In times of physical suffering, the human mind and heart are weak. The late Venerable Yin Yeung, Founder of the Centre for Spiritual Progress to Great Awakening (“SPGA”), was frequently accompanied by illnesses and accidents in her own life. Guided by the motto of “True Love is Borderless, Together We Overcome Hardships”, SPGA was established to enable those who are in poor health, in sickness or in the face of different challenges to embrace the cycle of life and be able to find positive energy through the practice of right mindfulness.
In a chanced meeting with Dr. Chau Ming Tak of Queen Mary’s Hospital, Ven. Yin Yeung and Dr. Chau talked about the urgent need of Buddhist chaplaincy service (“chaplaincy service”) in Hong Kong. As one who had an intimate understanding of bodily torment, Ven. Yin Yeung established a formal chaplaincy unit at the Queen Mary Hospital in 2011 with the help from Dr. Chau and its service has now been extended to eleven hospitals.
SPGA’s chaplaincy service provides prayers and rituals, spiritual care and counselling support etc. Very often, what the patient needs most is a pair of ears to listen to his anxiety and grievances, a big heart to share his regrets and fears, a pair of hands to hold his in the final stretch of his life journey.
The chaplaincy service is in high demand and to facilitate Chaplains’ work, SPGA engages volunteer Spiritual Envoys to bring the service to more people. Spiritual Envoys offer regular spiritual care and social support to hospitalized patients and their families. They also provide extended care for discharged patients after they return home. Aside from looking after the mental and spiritual wellbeing of patients, SPGA implements rigorous recruitment standards and structured training to support the emotional health of its Spiritual Envoys.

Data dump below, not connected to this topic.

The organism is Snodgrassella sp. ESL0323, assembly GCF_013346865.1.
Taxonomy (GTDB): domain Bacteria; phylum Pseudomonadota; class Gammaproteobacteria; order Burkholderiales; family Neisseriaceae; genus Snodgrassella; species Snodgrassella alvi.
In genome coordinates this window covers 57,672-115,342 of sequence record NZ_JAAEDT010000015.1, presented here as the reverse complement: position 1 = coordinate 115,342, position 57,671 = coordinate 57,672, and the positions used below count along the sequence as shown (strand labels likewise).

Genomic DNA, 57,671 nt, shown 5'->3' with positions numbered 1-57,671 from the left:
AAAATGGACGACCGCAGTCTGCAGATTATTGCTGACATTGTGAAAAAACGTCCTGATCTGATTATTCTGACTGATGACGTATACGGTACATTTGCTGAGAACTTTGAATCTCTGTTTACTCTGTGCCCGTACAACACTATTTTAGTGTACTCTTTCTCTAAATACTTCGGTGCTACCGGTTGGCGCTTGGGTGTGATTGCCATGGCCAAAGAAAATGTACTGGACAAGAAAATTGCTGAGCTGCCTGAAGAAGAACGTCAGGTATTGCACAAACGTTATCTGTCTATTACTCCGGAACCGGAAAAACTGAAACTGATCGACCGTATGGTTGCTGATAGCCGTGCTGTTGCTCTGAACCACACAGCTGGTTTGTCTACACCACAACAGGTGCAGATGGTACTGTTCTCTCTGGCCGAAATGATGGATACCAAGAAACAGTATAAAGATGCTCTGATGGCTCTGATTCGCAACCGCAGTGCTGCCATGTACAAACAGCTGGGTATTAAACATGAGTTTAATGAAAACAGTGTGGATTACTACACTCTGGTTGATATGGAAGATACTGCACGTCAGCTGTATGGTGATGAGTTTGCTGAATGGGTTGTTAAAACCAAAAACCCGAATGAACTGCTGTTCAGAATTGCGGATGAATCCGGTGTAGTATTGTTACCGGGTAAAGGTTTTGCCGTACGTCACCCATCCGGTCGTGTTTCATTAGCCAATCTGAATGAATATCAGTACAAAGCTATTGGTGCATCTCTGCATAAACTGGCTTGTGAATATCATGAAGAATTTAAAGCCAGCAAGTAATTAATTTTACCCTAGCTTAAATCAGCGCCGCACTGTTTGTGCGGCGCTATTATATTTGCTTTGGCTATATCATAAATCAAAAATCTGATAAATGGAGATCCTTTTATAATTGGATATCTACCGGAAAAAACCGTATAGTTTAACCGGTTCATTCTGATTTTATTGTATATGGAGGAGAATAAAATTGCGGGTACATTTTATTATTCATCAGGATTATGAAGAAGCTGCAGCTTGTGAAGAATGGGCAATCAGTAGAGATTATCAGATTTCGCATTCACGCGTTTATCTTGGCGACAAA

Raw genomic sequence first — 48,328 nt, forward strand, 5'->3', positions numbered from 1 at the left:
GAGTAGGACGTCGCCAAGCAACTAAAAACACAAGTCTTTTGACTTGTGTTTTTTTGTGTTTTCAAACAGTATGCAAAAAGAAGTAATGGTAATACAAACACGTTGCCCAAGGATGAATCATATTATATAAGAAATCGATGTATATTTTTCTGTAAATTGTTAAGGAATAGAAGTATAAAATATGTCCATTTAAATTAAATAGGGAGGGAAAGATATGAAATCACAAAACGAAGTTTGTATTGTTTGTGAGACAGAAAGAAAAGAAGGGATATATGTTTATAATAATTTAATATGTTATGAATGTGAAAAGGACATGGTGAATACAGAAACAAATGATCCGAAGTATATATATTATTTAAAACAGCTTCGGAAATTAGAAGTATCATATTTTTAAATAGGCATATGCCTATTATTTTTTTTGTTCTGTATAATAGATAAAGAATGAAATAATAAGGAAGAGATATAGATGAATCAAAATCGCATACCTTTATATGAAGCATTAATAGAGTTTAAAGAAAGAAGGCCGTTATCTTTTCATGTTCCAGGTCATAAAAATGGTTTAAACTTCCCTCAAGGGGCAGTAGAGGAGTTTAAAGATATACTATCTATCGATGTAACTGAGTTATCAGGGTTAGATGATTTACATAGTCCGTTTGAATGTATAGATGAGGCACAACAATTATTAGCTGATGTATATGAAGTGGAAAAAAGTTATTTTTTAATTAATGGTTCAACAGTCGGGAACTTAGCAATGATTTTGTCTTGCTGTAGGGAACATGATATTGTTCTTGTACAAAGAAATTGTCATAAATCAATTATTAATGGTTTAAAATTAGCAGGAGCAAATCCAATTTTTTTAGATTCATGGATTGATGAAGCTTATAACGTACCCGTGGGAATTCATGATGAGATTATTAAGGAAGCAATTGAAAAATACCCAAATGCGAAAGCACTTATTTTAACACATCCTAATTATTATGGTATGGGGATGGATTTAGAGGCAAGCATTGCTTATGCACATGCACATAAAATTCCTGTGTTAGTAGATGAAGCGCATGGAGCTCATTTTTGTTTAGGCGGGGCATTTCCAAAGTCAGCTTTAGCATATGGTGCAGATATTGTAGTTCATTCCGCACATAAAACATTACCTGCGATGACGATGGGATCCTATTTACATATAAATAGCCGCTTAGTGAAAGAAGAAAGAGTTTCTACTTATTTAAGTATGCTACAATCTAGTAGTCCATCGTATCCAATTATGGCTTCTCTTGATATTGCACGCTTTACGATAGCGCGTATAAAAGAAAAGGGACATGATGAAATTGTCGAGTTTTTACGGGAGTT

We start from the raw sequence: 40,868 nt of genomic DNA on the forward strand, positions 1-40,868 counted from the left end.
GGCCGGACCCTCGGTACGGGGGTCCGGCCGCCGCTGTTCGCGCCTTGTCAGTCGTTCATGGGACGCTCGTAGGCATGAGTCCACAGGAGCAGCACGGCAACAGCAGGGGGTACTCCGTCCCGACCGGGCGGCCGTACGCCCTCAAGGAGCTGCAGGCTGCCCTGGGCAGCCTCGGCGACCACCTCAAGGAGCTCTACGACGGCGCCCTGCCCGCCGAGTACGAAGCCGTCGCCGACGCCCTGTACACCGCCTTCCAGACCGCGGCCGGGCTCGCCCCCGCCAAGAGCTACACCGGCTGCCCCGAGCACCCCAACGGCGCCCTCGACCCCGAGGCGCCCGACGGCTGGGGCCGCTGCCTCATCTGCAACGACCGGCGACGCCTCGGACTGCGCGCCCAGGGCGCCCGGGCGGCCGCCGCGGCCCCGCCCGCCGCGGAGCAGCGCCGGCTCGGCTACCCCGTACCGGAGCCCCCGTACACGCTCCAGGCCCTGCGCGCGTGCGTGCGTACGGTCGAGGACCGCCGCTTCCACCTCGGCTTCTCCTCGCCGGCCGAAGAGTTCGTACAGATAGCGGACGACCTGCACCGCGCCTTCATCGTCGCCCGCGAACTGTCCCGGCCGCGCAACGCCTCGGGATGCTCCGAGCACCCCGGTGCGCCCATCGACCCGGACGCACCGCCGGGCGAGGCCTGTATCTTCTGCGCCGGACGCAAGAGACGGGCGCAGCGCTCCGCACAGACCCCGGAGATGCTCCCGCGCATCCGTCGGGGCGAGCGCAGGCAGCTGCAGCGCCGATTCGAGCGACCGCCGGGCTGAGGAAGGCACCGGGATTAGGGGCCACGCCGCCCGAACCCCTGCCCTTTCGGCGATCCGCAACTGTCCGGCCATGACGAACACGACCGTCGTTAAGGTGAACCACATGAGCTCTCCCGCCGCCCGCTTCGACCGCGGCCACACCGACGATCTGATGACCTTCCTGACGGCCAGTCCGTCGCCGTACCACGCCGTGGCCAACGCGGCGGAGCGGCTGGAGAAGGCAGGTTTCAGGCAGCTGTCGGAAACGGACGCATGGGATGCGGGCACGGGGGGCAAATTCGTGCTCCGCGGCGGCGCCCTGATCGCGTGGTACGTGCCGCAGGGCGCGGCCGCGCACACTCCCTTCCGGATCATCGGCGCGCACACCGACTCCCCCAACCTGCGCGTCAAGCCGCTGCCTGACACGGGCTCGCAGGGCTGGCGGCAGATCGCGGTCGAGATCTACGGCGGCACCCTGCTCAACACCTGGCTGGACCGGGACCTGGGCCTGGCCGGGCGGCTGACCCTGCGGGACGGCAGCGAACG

Recognizing the value and importance of Buddhist chaplaincy service, the Foundation supports SPGA’s service expansion enabling them to reach more patients, families as well as hospital staff. On top of the important work of bringing light and peace to a wider group, SPGA is dedicated to narrowing the gap between the high demand for Buddhist chaplaincy service and the existing supply. Currently, not all hospitals are receptive to the inclusion of Buddhist chaplaincy service in their facility. In the long run, it is SPGA’s mission to open more doors at different hospitals so they can get in touch with more who need their service, at the same time, to widen the space for other Buddhist organizations to offer similar services.